||This article may require cleanup to meet Wikipedia's quality standards. (September 2008)|
|Location||4 miles (6.4 km) northwest of Windsor, off NC 308, near Windsor, North Carolina|
|NRHP Reference #||70000441|
|Added to NRHP||April 17, 1970|
Hope Plantation, an early federal house in the Palladian mode, is located on the Carolina Coastal Plain, near Windsor, North Carolina, in the United States. The manor house was built by David Stone, a member of the coastal Carolina planter class, later Governor of North Carolina and a United States Senator. One of the finest examples of Palladian design built in timber, the manor house is slightly modified by neo-classical elements. The facade has five bays and a pedimented double portico with the original Chinese Chippendale balustrade. Crowning the house is a widow’s walk with matching railing. The interior of the house displays a height and grandeur rare in the region, and is furnished with a unique collection of period furniture, art and artifacts.
By the 1960s, the building had survived almost a century of neglect, and the citizens of Bertie County aided by other North Carolinians and a far-flung net of support, formed the Historic Hope Foundation, Inc. (a registered non-profit organization) to purchase and rescue the house.
Also on the site
The 1763 King-Bazemore House represents a fine example of vernacular architecture. It is one of the few remaining examples in North Carolina of mid-eighteenth century "hall and parlor" design. The home has been restored and furnished based on the 1778 inventory of owner, William King.
Outbuildings include a restored kitchen and the manor house’s original dairy, a smoke house and store buildings, an herb garden and a kitchen garden.
There are also extensive grounds (45 acres). The original grounds extended well beyond these and amounted to nearly 1,000 acres (4.0 km2) of privately owned land, worked by over 200 slaves. The circa 1800 barn and the archeological sites make the basis for a walk which is often used as a fitness trail.
The Site and Context
The site on which the Hope Mansion is constructed was originally occupied by linguistic relatives of the Algonkian, the Sioux and the Iroquois. North of the site were the Meherrin, and in the immediate area the Tuscarora. Although neither group seems to have had a permanent settlement, hunting artifacts abound.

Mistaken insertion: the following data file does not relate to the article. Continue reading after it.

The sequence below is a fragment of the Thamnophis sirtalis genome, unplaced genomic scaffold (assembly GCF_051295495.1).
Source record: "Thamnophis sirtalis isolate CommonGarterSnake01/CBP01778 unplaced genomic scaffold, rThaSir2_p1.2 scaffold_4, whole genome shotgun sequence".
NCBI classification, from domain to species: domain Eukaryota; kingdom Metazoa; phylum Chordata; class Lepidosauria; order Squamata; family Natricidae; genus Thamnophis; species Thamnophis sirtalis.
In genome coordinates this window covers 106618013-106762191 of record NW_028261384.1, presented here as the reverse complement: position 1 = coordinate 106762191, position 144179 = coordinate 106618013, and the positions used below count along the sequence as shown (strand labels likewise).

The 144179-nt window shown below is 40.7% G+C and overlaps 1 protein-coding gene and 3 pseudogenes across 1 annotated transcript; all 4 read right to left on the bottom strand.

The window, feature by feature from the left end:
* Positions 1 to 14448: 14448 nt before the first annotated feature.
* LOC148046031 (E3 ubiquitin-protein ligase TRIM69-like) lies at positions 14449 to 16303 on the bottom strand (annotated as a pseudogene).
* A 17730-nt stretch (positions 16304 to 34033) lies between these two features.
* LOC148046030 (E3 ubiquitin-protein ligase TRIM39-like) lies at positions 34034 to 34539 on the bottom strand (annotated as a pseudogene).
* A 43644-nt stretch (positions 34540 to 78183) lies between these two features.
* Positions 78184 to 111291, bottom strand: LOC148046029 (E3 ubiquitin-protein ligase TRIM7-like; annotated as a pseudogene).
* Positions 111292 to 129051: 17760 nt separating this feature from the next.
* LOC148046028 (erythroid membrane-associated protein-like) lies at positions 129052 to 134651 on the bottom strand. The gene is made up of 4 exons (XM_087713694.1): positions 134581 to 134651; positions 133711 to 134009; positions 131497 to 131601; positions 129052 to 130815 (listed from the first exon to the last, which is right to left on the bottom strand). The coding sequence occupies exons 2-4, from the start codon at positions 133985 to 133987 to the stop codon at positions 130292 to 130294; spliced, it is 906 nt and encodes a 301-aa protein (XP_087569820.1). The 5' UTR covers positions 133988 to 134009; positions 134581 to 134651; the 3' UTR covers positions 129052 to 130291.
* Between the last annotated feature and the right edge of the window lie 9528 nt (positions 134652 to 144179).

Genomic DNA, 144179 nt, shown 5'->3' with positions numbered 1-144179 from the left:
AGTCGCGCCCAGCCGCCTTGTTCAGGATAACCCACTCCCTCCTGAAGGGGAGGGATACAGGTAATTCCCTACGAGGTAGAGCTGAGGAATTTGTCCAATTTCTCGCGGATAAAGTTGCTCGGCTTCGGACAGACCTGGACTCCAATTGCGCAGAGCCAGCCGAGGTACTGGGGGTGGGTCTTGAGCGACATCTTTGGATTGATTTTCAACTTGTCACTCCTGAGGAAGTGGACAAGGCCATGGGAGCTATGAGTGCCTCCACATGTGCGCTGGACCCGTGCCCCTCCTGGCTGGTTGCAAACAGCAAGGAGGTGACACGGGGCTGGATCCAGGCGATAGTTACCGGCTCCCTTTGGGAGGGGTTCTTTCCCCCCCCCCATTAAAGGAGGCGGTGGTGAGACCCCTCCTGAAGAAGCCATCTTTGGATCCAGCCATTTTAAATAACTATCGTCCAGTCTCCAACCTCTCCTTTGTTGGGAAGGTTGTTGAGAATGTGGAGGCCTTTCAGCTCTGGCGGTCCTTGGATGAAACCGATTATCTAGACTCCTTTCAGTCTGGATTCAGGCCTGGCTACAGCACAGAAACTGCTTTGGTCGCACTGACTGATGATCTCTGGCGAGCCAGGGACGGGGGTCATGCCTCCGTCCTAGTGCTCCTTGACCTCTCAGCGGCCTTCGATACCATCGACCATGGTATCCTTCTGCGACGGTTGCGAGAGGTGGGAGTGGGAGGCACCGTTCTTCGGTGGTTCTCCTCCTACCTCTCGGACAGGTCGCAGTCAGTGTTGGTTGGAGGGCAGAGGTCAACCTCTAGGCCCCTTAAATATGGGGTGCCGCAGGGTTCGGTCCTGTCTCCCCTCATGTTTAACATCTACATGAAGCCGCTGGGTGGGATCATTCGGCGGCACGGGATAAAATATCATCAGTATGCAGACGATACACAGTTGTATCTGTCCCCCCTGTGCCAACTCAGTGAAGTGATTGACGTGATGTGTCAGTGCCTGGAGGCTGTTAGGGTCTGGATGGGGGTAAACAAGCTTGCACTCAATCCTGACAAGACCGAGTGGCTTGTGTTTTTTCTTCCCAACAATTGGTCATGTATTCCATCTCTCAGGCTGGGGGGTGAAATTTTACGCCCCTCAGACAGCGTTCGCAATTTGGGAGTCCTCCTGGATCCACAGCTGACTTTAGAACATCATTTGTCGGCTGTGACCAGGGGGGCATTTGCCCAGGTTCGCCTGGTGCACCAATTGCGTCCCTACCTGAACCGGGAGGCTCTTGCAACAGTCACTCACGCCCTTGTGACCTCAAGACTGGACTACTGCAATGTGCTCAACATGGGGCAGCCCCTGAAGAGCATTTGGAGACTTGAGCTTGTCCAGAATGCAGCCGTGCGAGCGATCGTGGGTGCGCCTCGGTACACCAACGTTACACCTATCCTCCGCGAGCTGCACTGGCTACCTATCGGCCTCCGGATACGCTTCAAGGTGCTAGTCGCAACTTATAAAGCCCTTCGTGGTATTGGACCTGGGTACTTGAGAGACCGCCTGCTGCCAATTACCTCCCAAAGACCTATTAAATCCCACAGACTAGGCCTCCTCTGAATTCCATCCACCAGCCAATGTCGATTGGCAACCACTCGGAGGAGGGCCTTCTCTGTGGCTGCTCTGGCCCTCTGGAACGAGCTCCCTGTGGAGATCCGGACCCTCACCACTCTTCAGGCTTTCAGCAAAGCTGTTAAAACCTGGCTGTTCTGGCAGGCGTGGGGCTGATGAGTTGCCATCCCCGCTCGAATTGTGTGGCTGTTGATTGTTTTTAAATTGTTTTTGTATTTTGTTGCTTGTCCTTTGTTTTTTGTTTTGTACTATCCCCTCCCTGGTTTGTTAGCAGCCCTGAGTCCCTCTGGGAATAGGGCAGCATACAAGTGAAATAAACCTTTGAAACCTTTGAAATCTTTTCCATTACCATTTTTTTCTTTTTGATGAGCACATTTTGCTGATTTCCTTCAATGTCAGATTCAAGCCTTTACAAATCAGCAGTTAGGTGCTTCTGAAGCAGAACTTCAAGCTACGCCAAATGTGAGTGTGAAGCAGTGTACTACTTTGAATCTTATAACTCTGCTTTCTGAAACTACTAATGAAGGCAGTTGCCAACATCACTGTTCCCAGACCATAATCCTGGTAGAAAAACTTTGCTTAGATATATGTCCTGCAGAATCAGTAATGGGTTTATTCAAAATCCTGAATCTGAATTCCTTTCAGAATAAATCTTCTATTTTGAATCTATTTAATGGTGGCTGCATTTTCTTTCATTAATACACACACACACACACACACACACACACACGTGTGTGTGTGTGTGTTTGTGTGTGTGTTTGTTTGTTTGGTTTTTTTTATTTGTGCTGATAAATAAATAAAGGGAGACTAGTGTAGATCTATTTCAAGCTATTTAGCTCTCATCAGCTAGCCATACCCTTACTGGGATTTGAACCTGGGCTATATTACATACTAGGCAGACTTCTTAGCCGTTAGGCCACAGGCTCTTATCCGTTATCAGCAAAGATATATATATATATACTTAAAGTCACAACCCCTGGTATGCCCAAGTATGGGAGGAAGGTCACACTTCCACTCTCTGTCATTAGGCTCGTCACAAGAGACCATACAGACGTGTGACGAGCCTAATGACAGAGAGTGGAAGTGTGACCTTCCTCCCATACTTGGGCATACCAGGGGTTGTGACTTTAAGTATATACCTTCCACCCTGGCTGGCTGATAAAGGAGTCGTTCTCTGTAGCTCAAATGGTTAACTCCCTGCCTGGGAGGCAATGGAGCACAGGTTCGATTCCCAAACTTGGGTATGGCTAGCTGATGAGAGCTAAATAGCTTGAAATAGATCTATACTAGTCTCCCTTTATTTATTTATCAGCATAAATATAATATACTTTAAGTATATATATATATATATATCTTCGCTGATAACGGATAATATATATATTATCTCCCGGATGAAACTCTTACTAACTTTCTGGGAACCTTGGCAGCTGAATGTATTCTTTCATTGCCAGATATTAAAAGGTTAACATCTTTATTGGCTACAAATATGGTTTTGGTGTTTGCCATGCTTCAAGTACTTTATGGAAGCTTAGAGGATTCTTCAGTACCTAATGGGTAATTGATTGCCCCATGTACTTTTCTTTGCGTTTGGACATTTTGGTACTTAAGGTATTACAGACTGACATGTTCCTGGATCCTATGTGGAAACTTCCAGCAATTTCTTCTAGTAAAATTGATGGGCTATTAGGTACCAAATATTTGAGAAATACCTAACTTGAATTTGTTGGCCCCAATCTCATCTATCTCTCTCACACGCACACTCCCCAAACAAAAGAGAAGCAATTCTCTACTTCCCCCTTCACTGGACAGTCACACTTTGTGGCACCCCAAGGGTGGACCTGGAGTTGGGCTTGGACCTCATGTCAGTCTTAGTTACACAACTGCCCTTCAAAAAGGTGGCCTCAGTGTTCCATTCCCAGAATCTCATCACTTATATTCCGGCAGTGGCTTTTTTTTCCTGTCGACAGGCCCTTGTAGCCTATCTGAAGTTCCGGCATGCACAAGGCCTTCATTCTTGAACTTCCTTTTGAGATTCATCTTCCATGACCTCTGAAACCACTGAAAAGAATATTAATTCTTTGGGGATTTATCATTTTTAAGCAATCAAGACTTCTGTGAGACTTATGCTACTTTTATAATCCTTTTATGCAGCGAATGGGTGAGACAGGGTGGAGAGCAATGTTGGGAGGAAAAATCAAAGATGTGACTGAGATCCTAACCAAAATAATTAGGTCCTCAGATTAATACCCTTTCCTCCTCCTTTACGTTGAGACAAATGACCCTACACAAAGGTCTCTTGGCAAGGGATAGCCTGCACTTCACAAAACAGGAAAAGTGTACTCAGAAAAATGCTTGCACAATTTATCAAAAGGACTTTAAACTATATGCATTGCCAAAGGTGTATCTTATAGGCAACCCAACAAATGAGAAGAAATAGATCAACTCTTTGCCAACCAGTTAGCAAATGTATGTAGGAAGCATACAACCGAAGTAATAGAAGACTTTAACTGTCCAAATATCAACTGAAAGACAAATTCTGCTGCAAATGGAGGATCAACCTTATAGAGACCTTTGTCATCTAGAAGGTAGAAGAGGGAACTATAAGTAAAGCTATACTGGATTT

A Charter to the Carolinas was granted by Charles II of England to eight Lords Proprietor in 1663 in gratitude for their support in helping him recover his throne after the execution of his father. They immediately began recruiting settlers both from England and from the English settlers in Virginia. In the 1720s the Lords Proprietor granted 1,100 acres (4.5 km2) of land at the western end of the Albemarle Sound, near the Cashie River, to the Hobson family.
Francis Hobson and his wife Elizabeth (of Hope Parrish in Derbyshire, England) migrated to the new world to occupy the land. In 1765, after Francis’s death, Elizabeth inherited the property. When she married Zedekiah Stone, an emigrant from New England, the land became his and he named it “Hope” to honor her heritage.
The elder Stones built a house and began raising a family. The remnants of the their house and the probable location of the quarters of their enslaved servants and workers have been explored by expert archeologists.
David Stone, Elizabeth and Zedekiah’s son, was born in 1770. Despite his strong English heritage, he was raised as an American patriot, his father participating in early Provincial Congresses to support the revolutionary movement.
In 1793, David married Hannah Turner, and shortly before the marriage he was given the Hope tract by his father. David had graduated first in his class at Princeton, was widely read, and a correspondent of many of the new American intelligentsia (later with Thomas Jefferson). When he built, he built a grand mansion of European design. The house replicates almost exactly a plan in Abraham Swann’s The British Architect, a book known to have been in Stone’s library.
The Palladian style was admired by Whigs  and by American patriots, particularly in the South, who thought of themselves as inheritors of Roman ideas and ideals. The absolute balance of the symmetrical structure reflects the sense of order inherent in the style.
The house is built on high brick piers, allowing a full “basement” storey above ground. Imposing entry stairs lead to the pedimented double portico on the facade. This is lightened by the intricacy of the Chinese Chippendale balustrade on both stories of the portico and the roof walk. Four stepped chimneys and eight windows on the two sides, reinforce the front to back symmetry. The rear of the house, from which the structure is now approached, has a single height portico, with the Chippendale motif repeated.